As more and more native land becomes posted, the dislike between natives and whites will increase. This will bread more animosity and prejudice. I feel like the white people are being treated unfairly due to our race!
    Why can't we live in harmony?

  14. #14
    Member TWB's Avatar
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    Might as well build casino's.
    We do not go to the green woods and crystal waters to rough it, we go to smooth it. We get it rough enough at home; in towns and cities; in shops, offices, stores, banks anywhere that we may be placed

  15. #15

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    Quote Originally Posted by akflyfisher View Post
    For those of you who are native Alaskan here I am not trying to bash but this whole native land situation stinks. This is like down south where the rich folk take all the good hunting land and laugh at the little guy. Here the natives take all the accessible land and thumb their nose at the white guy.
    It does not make sense to me as why the native corps are doing this. I feel like they are just trying to show they have power over us.
    As more and more native land becomes posted, the dislike between natives and whites will increase. This will bread more animosity and prejudice. I feel like the white people are being treated unfairly due to our race!
    Why can't we live in harmony?
    OK - full dosclosure before my response - I'm half Native, and also a non-resident, so I probably already rub many the wrong way even before responding. But, here goes...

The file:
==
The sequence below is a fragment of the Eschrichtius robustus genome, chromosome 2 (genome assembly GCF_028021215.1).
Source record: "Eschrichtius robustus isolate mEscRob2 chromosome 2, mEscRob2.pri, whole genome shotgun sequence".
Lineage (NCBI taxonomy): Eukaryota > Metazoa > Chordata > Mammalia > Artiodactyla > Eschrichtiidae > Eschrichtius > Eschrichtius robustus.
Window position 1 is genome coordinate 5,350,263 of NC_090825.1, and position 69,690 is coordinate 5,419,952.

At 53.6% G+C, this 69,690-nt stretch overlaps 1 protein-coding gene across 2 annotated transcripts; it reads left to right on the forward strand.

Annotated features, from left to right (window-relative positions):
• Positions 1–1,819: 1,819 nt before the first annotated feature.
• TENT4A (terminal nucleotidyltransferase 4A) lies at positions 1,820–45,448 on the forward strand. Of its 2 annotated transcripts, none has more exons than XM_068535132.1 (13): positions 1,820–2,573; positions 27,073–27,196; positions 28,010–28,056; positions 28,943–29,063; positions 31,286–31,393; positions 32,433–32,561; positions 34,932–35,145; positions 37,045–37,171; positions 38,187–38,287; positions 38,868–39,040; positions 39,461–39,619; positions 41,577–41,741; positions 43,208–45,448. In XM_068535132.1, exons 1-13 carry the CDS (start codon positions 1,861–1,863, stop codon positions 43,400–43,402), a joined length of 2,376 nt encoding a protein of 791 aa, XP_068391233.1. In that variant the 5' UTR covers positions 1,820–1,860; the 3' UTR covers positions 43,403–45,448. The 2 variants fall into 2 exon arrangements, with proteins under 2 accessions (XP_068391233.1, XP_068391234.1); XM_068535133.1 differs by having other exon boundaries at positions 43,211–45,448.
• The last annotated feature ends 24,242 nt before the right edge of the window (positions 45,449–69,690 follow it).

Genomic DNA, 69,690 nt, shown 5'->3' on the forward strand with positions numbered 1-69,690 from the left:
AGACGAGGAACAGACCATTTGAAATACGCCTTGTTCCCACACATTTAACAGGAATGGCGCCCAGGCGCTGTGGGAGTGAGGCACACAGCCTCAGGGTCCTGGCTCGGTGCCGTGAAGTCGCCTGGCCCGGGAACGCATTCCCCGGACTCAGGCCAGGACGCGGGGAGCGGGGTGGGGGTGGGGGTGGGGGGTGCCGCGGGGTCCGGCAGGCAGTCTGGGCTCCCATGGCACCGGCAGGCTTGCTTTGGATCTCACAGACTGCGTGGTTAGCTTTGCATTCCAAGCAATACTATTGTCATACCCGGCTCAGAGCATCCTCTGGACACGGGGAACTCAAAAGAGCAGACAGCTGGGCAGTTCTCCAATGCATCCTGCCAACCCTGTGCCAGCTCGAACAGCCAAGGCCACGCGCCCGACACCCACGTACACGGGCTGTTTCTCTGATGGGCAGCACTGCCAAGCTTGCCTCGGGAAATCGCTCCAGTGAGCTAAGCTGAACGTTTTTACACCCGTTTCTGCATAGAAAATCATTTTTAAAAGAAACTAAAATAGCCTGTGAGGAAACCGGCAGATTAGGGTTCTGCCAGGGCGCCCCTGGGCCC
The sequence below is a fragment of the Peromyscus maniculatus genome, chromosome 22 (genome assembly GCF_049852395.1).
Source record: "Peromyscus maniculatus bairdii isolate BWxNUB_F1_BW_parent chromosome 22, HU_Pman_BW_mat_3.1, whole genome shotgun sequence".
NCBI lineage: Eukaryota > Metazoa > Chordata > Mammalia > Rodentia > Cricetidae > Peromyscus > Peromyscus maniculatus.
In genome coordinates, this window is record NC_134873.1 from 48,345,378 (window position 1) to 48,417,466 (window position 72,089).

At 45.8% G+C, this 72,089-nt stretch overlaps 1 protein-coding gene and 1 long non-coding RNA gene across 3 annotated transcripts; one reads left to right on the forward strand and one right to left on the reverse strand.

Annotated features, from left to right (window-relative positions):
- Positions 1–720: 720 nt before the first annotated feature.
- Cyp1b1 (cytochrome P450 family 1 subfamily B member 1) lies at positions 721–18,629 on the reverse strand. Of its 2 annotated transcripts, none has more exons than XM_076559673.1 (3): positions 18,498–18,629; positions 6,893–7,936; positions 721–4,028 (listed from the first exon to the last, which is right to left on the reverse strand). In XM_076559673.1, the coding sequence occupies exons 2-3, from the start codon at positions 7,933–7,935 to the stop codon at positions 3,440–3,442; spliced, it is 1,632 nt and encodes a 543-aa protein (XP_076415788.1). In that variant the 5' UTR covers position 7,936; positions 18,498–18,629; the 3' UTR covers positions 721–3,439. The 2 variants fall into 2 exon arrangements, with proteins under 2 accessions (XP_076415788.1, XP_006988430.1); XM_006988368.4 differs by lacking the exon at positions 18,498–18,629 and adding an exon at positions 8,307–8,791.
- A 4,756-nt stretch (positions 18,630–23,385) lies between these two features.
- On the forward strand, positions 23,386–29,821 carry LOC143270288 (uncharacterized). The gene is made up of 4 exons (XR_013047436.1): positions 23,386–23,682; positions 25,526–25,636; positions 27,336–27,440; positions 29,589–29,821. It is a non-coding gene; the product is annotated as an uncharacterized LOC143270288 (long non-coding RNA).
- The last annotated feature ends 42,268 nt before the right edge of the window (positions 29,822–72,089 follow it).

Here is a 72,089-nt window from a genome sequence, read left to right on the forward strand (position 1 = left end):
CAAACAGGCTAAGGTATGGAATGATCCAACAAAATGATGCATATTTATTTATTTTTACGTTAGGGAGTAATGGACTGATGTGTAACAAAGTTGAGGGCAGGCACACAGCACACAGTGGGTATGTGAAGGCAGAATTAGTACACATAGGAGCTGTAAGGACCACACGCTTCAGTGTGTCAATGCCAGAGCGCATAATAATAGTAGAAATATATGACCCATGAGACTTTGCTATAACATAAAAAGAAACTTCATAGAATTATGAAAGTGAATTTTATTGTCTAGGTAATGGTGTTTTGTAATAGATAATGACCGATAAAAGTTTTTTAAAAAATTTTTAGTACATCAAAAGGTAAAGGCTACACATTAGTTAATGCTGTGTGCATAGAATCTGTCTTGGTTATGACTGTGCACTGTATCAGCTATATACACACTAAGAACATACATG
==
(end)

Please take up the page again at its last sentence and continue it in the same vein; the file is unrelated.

White people being treated unfairly due to race? Welcome to the club man, all the races have felt this at one time or another. I faced it in school, my sisters have seen it at work, etc etc. So don't feel like you're unique, racial inequity has existed for centuries, maybe you're just starting to feel its effects now.

    As for Native corporations closing lands to hunting for non-members - if I understand correctly that some or many corporations restricted shareholder membership to certain generations of natives, those folks will be too old to hunt one day. I'd advise some of the more reasonable and balanced of the Alaska hunting organizations to attempt to initiate a dialogue with some of the corporations, to see if something can't be worked out in terms of usage fees for hunting privileges. Most people will at least listen if it means possible money in their pockets; perhaps 1-2 Native corporations already allow hunting on a fee basis, and these might be shown as examples of a potential win-win situation.

    I wish we could live in harmony too dude, it seems like a better way to live if we could get there. But if you interchanged the placement of "white" and "native" in your text above, you'll probably get pretty close to the way many natives feel, rightly or wrongly. That's the barrier that needs to be addressed before constructive dialogue can occur.

    Just my .02.

  16. #16

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    Rather than rehash all the reasons and who is responsible for this fiasco, I would suggest future discussions be held on what is to be done about it.
    For Starters: